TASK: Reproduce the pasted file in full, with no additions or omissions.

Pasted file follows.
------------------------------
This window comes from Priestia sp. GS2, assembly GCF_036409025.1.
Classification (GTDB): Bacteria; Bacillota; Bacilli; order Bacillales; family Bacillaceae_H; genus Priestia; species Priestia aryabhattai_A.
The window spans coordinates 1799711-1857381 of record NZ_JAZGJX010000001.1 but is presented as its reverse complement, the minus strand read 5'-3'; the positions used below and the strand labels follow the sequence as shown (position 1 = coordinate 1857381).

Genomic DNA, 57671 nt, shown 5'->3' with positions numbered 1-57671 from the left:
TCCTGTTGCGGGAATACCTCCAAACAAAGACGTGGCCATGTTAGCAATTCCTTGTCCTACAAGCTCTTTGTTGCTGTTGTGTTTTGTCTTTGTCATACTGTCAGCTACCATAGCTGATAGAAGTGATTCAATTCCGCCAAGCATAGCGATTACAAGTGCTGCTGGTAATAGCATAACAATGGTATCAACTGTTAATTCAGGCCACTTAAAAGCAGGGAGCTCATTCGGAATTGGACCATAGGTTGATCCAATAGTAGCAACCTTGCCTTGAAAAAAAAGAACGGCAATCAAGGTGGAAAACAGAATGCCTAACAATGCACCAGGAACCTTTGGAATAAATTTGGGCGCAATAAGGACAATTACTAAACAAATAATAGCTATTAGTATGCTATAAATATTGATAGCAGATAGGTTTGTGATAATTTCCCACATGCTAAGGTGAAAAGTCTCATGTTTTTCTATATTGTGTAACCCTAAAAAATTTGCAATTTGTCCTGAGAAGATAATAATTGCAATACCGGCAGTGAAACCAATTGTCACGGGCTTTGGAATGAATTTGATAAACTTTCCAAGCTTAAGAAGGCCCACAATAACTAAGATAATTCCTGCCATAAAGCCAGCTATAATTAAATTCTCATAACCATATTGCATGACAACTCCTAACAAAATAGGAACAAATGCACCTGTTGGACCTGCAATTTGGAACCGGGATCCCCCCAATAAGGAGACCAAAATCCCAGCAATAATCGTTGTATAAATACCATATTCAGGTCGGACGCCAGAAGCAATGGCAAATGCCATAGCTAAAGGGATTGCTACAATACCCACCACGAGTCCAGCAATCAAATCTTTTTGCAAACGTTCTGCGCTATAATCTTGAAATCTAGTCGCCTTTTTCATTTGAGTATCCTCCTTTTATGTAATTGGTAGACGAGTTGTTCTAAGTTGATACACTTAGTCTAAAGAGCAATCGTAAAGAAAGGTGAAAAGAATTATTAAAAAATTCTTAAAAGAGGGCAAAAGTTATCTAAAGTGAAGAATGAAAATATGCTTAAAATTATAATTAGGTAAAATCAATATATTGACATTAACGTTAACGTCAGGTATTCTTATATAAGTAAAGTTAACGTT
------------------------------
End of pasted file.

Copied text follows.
This window comes from Priestia sp. GS2, assembly GCF_036409025.1.
Classification (GTDB): Bacteria; Bacillota; Bacilli; order Bacillales; family Bacillaceae_H; genus Priestia; species Priestia aryabhattai_A.
The window spans coordinates 1799711-1857381 of record NZ_JAZGJX010000001.1 but is presented as its reverse complement, the minus strand read 5'-3'; the positions used below and the strand labels follow the sequence as shown (position 1 = coordinate 1857381).

Genomic DNA, 57671 nt, shown 5'->3' with positions numbered 1-57671 from the left:
TCCTGTTGCGGGAATACCTCCAAACAAAGACGTGGCCATGTTAGCAATTCCTTGTCCTACAAGCTCTTTGTTGCTGTTGTGTTTTGTCTTTGTCATACTGTCAGCTACCATAGCTGATAGAAGTGATTCAATTCCGCCAAGCATAGCGATTACAAGTGCTGCTGGTAATAGCATAACAATGGTATCAACTGTTAATTCAGGCCACTTAAAAGCAGGGAGCTCATTCGGAATTGGACCATAGGTTGATCCAATAGTAGCAACCTTGCCTTGAAAAAAAAGAACGGCAATCAAGGTGGAAAACAGAATGCCTAACAATGCACCAGGAACCTTTGGAATAAATTTGGGCGCAATAAGGACAATTACTAAACAAATAATAGCTATTAGTATGCTATAAATATTGATAGCAGATAGGTTTGTGATAATTTCCCACATGCTAAGGTGAAAAGTCTCATGTTTTTCTATATTGTGTAACCCTAAAAAATTTGCAATTTGTCCTGAGAAGATAATAATTGCAATACCGGCAGTGAAACCAATTGTCACGGGCTTTGGAATGAATTTGATAAACTTTCCAAGCTTAAGAAGGCCCACAATAACTAAGATAATTCCTGCCATAAAGCCAGCTATAATTAAATTCTCATAACCATATTGCATGACAACTCCTAACAAAATAGGAACAAATGCACCTGTTGGACCTGCAATTTGGAACCGGGATCCCCCCAATAAGGAGACCAAAATCCCAGCAATAATCGTTGTATAAATACCATATTCAGGTCGGACGCCAGAAGCAATGGCAAATGCCATAGCTAAAGGGATTGCTACAATACCCACCACGAGTCCAGCAATCAAATCTTTTTGCAAACGTTCTGCGCTATAATCTTGAAATCTAGTCGCCTTTTTCATTTGAGTATCCTCCTTTTATGTAATTGGTAGACGAGTTGTTCTAAGTTGATACACTTAGTCTAAAGAGCAATCGTAAAGAAAGGTGAAAAGAATTATTAAAAAATTCTTAAAAGAGGGCAAAAGTTATCTAAAGTGAAGAATGAAAATATGCTTAAAATTATAATTAGGTAAAATCAATATATTGACATTAACGTTAACGTCAGGTATTCTTATATAAGTAAAGTTAACGTT